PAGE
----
In the case of the experimental testing article, the major emphasis is on the SOX act, audit and SEc based internal control which somehow seems similar to the corporate governance article. However, this article introduces the gender bias considering the female manager and their performance more ethical without direct proof. The performance and opportunity are considered as the major theme behind the FSF but except the Worldcom article, none of the articles state the solutions of FSF with direct Worldcom example. According to this article the internal control system of the Worldcom, as well as other companies with the same issue, should pay attention to the control environment, accounting system and control activities for the solution. As an example, the audit system should rely on fair transactions, proper authorization, completion, clarification, timing, validation, and summarization of the FS. The solution structure is given below:
Source: (Ashraf, 2011)
The term managerial implications refer to the summary of the results in terms of actions. All the four articles are somehow cover the fraud triangle, SOX, SEC and auditing standards where corporate governance is actively involved. However, the Worldcom article has directly identified the case-specific issues and the lesson learned section provides direct measures for the FSF. In the other three articles, the expressed information is mostly generalized but the fraud schemes article has presented the gaps properly which can be helpful for similar fraud cases. The term collusion is successfully added to understand the relationship between conspirators where the power of decision making seems supportive of the corporate governance article. Finally, the experimental testing article seems more hypothetical and experiment based where major emphasis is on the analytical results than the real-life case points.
The Worldcom article seems the most descriptive one informing the background, overall scandal, blaming point, features, new acts as well as lessons from the issue. But the article misses the generalized view of fraud issue and implications. Moreover, it is focused on the specific type of fraud Worldcom faced which limits the article as the future scope and issues are not covered here related to the fraud case. In the fraud scheme article power is the key point which is expressed through different organizational terms and theories. That means it has missed the importance of internal controls as well as audit standards in the fraud cases. The power element is somehow limited to the internal environment which means the external environment issues like the financial crisis, regulation changes cannot be dealt with in this article. The experimental testing article is very theoretical where examples seem vague and cannot complement real issues. Finally, the corporate governance article is limited in terms of external environment and hierarchical structure.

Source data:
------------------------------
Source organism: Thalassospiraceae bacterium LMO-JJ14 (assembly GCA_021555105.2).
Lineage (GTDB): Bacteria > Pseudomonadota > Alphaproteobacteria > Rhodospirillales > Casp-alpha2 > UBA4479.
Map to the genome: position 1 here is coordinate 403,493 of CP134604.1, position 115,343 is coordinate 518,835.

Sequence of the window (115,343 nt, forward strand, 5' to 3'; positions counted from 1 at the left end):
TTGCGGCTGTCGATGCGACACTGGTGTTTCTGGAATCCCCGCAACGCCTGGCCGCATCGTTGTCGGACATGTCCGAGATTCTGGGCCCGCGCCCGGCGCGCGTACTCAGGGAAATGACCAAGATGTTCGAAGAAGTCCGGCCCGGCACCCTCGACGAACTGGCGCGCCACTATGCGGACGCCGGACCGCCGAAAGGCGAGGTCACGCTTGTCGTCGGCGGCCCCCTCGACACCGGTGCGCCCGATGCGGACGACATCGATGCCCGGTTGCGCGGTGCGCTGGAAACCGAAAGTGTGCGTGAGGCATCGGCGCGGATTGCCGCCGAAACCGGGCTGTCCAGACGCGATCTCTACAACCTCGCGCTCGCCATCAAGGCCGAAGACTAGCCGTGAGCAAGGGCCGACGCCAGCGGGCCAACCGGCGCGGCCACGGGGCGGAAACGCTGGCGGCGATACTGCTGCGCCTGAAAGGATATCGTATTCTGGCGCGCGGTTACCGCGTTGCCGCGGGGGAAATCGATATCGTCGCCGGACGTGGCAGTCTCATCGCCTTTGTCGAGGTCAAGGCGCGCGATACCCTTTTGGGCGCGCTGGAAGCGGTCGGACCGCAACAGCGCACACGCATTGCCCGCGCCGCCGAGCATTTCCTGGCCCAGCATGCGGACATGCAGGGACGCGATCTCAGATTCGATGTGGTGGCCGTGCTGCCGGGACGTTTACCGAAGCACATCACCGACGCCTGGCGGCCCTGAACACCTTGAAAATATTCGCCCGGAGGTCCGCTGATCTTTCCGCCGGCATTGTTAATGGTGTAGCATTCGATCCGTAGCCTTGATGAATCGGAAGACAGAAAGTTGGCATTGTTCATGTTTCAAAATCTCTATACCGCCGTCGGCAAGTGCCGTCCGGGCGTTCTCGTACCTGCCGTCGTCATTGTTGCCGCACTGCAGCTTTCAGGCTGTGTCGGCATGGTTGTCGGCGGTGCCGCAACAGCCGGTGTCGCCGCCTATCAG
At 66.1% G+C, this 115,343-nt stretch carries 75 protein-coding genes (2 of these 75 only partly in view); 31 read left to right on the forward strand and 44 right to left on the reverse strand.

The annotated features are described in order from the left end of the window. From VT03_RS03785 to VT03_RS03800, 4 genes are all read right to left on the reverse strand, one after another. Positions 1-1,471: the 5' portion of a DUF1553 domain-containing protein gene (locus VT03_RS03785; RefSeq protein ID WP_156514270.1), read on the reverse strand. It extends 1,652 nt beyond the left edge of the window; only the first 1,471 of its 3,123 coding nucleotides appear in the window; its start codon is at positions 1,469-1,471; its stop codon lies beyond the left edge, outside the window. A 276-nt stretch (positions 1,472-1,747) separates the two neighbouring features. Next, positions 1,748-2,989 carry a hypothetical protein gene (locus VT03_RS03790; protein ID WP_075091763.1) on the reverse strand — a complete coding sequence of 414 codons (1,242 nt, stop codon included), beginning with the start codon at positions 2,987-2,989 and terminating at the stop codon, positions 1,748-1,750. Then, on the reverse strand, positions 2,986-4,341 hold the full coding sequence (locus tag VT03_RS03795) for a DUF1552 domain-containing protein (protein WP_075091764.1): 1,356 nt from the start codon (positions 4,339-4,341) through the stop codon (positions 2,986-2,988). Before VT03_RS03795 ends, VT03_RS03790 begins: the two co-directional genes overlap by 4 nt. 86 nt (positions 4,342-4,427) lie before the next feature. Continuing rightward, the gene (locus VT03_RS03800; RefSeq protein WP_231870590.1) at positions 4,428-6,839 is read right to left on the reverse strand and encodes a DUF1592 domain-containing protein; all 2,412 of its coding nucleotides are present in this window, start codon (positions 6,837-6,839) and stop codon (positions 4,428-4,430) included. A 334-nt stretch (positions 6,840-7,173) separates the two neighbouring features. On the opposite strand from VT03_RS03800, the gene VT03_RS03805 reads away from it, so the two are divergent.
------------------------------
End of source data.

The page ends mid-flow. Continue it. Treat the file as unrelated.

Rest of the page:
The context and relationship among the four articles seem clear as all of them deals with FSF. However, the term fraud triangle, corporate governance, economic crisis and internal controls have appeared repetitively indicating that Worldcom had the poor internal structure where the functions were not well defined. Moreover, the four articles have confirmed that failure of disclosures mean certain gaps in the business and internal communication where the role of BOD was not protective (Woolley, 2016). Moreover, the BOD of Worldcom especially, the CEO was more into personal gains than helping the company profit and productivity. This somehow determines the conflicts of interest in the business environment where ethics or moral standards seem missing.